Combining New Data Gathering Technology and City Analytics to Investigate Pedestrian Movements
Henri Palm, DAT.Mobility, Luc Wismans, University of Twente, Eric De Kievit, City of Amsterdam
The city of Amsterdam has to deal with urban density, crowding and security problems. A case study named “the Red Carpet” was conducted, in which various pedestrian sensing technologies were tested simultaneously.
Little is known about pedestrian movements, densities and presence in city centers, although this knowledge could improve city planning, design of infrastructure and management of traffic flows. New data sources available due to fast developments in information and communication technology offer new possibilities for monitoring. Knowledge on pedestrian movements in city centers is essential for adequate city planning, road design, traffic management and security. As the city of Amsterdam has to deal with urban density, crowding and security problems, a case study named “the Red Carpet” was conducted, in which various pedestrian sensing technologies were tested simultaneously. The study area “Red Carpet” lies within the city center of Amsterdam.
The “Red Carpet” study focused on the movement of pedestrians between the Central Station and the Reguliersbreestraat vice versa. The municipality of Amsterdam formulated specific research questions regarding the movement of pedestrians between certain locations within the study area, which formed the basis for the installation of sensing technology in the area. The duration of the pilot was nearly 3 months at the end of 2014.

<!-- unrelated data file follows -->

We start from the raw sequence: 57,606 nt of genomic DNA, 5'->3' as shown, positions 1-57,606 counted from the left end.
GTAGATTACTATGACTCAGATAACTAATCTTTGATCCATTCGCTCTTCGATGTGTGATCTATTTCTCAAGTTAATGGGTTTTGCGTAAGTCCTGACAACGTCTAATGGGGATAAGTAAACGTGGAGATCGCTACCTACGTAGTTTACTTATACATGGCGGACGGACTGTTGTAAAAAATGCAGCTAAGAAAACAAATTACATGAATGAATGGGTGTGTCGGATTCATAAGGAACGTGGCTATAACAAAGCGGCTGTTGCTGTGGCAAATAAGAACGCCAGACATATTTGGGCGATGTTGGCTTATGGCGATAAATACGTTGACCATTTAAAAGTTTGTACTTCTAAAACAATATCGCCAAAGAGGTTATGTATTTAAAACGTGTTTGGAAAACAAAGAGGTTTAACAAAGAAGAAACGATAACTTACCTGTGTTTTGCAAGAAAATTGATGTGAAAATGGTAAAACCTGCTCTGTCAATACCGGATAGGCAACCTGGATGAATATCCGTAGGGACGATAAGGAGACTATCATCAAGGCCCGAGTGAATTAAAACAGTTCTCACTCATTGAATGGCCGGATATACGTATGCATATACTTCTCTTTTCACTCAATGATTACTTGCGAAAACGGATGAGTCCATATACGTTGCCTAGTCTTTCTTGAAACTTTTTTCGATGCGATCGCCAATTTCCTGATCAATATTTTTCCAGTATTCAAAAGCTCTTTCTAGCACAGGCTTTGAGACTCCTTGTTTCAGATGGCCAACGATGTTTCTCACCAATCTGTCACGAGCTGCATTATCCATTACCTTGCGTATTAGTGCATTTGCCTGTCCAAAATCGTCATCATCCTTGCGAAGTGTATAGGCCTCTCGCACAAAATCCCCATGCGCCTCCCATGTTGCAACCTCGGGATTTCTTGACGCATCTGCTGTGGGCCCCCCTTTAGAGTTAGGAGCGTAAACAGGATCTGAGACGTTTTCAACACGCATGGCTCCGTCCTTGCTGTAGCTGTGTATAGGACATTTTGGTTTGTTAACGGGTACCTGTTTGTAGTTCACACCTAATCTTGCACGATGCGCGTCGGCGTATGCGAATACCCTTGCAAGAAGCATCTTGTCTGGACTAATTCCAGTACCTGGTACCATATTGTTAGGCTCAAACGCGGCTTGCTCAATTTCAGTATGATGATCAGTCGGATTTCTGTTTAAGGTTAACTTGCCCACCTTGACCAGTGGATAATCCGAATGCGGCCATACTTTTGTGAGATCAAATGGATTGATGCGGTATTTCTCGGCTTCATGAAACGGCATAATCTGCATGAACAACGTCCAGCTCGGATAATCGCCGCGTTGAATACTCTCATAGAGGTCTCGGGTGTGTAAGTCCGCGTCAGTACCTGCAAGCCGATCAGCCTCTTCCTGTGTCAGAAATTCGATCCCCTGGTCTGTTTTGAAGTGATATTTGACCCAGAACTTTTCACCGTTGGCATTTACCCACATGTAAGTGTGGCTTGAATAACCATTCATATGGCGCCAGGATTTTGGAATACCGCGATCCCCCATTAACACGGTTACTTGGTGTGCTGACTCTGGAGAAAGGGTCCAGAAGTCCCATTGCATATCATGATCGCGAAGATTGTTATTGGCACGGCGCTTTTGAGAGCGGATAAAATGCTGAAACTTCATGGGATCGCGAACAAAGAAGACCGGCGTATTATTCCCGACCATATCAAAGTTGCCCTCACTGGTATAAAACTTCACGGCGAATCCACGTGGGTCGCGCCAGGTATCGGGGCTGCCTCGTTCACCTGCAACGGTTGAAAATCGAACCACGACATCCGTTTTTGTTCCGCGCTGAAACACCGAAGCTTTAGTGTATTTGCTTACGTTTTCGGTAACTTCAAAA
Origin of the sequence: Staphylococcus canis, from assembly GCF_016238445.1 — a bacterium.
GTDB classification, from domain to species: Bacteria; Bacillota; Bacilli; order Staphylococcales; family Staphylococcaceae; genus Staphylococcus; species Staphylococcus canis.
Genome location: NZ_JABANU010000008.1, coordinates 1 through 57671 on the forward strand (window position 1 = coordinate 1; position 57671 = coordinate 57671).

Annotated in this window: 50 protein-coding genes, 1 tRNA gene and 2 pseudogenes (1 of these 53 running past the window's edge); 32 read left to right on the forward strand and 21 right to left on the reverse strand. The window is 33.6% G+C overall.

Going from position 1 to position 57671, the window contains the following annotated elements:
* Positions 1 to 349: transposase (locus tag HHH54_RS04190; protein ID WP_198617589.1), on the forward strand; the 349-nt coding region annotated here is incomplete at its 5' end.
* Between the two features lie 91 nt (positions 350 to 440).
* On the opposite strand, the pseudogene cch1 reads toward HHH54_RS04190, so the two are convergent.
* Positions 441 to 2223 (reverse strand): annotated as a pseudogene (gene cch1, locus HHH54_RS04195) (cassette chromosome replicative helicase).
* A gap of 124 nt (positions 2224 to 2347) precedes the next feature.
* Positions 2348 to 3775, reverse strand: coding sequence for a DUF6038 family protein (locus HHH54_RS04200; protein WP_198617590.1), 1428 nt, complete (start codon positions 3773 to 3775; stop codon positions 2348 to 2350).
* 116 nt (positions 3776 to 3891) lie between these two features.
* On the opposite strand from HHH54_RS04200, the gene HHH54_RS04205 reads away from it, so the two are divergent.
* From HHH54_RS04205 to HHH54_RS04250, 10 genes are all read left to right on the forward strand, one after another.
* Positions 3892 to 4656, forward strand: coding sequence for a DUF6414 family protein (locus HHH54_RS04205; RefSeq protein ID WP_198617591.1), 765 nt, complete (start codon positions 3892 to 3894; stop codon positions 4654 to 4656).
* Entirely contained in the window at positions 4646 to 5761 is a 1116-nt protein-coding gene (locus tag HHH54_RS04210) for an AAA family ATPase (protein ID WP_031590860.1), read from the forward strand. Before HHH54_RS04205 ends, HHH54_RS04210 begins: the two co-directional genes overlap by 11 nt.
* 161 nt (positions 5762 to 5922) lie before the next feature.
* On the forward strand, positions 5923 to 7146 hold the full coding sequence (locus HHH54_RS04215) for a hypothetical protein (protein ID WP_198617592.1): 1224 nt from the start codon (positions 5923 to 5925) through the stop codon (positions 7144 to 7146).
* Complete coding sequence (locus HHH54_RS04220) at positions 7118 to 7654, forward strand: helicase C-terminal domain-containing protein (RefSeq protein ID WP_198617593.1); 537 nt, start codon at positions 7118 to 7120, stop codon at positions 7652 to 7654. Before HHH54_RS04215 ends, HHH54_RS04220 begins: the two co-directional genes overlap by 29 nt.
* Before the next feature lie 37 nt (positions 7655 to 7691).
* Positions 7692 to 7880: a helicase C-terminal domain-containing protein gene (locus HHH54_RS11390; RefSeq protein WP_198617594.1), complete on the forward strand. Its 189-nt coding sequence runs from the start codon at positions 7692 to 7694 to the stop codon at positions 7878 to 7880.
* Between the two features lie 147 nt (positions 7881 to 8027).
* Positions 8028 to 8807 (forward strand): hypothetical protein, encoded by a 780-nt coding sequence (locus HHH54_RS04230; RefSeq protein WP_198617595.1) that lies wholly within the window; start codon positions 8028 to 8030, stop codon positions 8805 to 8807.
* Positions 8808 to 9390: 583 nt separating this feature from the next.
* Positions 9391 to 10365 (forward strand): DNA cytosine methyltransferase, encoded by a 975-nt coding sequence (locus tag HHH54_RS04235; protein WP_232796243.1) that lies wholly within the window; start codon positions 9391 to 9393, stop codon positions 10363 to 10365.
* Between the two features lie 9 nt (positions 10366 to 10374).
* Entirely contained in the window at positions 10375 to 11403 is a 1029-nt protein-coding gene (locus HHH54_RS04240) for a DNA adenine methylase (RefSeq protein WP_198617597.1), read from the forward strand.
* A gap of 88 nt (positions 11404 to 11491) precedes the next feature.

Questions regarding the movement of pedestrians in the city center (i.e. their numbers and routes) and additional characteristics like origin, number of foreigners, frequency of visits, activities and trip duration were addressed. Four sensing technologies were deployed: (1) WiFi, (2) a dedicated mobility app using GPS, (3) GSM (mobile phone data) and (4) a smart camera. This paper presents and discusses the results and possibilities of the various sensing technologies.
The results show the potential of getting insights in pedestrian movements and that the sources can provide complementary information. However, although the device generated data can provide distributions of pedestrian movement. Possible biases in representation and expansion are important aspects when these data sources are used especially regarding unique visitors. The GPS data was analyzed but turned out not to be representative. The results which were representative show that Saturday is the busiest day in pedestrian movements in the City and that these are mainly foreign visitors.
The results of the pilot will be used for developing a policy framework on pedestrians and crowd management.
Association for European Transport